No your CAS claim is invalid as that structure is left from both Apollo and Shuttle and hold all of the towers microwave, Sat, and wire Antennas.
The other is the RSS Interface (hinge) with FSS.
« Last Edit: 09/03/2015 04:42 PM by russianhalo117 »

Online meekGee

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Upper stage kinda looks stretched too?

That was my first impression too. 

EDIT: Two truss structures hiding behind the FSS.  At the top is the crew access structure, which I guess telescopes out.  Further down though is something at a slant.  Could it be a swing arm that swings vertically?  the upper stage appears to be the same for both F9 and FH.

The front wheels of the T/W are tracked, one track on each side, and it looks like the back wheels run on tyres.  Does that conform to what's laid out already?
The other is the triangular interface between FSS and RSS. If thats not what your talking about then highlight it with circles in Photoshop.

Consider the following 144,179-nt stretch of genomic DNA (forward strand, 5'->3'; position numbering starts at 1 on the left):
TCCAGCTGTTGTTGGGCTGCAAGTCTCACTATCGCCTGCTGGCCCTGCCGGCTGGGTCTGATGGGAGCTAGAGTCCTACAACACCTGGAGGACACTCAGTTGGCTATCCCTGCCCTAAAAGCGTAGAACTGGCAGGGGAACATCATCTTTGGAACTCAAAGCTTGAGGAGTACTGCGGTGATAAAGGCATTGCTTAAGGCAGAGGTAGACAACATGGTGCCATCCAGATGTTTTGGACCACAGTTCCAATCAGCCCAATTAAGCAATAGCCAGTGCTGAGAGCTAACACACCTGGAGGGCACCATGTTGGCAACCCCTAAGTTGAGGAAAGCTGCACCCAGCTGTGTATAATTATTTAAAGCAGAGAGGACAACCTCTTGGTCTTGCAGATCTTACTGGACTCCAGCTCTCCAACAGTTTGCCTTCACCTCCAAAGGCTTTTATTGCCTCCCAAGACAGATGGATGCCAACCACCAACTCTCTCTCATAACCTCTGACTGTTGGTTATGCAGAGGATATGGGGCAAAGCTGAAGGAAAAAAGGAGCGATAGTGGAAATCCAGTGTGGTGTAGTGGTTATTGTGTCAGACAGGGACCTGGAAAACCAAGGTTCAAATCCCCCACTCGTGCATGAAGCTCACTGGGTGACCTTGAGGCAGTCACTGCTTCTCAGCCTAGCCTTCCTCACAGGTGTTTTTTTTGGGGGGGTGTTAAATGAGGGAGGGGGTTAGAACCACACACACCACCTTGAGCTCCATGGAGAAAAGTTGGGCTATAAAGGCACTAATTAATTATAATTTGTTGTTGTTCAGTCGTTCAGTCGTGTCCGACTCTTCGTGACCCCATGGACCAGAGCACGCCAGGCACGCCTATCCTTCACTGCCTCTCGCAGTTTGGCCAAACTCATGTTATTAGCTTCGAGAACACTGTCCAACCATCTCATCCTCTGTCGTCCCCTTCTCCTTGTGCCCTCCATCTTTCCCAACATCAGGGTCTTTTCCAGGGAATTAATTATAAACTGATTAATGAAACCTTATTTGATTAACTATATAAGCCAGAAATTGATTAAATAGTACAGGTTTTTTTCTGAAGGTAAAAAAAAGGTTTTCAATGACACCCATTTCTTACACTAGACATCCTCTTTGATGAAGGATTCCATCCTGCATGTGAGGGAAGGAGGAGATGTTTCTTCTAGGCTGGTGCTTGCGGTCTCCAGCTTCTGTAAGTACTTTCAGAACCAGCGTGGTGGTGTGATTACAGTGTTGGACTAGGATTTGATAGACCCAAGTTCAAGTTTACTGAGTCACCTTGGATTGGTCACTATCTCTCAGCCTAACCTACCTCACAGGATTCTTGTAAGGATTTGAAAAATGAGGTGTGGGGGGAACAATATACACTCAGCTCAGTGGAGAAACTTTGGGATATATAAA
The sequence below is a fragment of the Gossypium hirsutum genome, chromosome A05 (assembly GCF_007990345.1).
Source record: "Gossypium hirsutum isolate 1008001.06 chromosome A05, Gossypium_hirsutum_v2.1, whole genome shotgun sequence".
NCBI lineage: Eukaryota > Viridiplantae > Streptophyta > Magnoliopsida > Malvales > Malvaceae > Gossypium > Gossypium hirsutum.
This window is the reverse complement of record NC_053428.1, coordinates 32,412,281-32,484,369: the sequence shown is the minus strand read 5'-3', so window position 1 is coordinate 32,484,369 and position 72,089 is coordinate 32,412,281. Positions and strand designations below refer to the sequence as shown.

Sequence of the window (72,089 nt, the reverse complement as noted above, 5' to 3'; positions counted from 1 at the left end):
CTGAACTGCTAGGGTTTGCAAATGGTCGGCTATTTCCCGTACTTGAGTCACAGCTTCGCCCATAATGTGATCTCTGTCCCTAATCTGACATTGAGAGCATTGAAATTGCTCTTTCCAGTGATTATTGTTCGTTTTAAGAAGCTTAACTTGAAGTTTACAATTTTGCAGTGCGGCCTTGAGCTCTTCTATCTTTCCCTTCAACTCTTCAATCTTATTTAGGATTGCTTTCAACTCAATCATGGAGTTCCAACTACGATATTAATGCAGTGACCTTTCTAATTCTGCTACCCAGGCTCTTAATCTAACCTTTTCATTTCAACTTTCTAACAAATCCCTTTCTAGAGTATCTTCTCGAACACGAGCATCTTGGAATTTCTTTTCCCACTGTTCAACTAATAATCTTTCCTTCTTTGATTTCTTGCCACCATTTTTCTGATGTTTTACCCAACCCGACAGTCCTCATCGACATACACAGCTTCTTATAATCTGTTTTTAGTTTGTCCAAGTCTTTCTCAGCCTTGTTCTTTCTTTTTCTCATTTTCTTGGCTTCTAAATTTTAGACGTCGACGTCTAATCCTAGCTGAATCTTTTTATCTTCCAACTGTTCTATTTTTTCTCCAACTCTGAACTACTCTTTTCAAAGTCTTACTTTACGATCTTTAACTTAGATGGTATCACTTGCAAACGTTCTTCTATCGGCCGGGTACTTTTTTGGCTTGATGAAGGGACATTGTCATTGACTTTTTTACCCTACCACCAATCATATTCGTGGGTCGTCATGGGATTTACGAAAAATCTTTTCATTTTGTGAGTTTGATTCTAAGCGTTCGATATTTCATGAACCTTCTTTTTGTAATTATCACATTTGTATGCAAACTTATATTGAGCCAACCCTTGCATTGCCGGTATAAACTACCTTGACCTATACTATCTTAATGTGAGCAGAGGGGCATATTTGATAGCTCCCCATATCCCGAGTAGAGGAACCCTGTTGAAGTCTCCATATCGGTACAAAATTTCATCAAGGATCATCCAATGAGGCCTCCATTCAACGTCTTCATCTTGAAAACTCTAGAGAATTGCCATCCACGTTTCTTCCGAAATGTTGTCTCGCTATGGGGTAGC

No your CAS claim is mute as that structure is left from both Apollo and Shuttle and hold all of the towers microwave, Sat, and wire Antennas.
The other is the RSS Interface (hinge) with FSS.

What CAS claim did I make?   Do you mean "that I guess telescopes out"?  Well it either telescopes or it's a swing arm...  We only see the end of the fixed part of the mechanism.  The answer may not even be in this model.
« Last Edit: 09/03/2015 05:12 AM by meekGee »
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Offline philw1776

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No your CAS claim is mute as that structure is left from both Apollo and Shuttle and hold all of the towers microwave, Sat, and wire Antennas.
The other is the RSS Interface (hinge) with FSS.

Moot, not mute.
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Offline russianhalo117

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Upper stage kinda looks stretched too?

That was my first impression too. 

EDIT: Two truss structures hiding behind the FSS.  At the top is the crew access structure, which I guess telescopes out.  Further down though is something at a slant.  Could it be a swing arm that swings vertically?  the upper stage appears to be the same for both F9 and FH.

The front wheels of the T/W are tracked, one track on each side, and it looks like the back wheels run on tyres.  Does that conform to what's laid out already?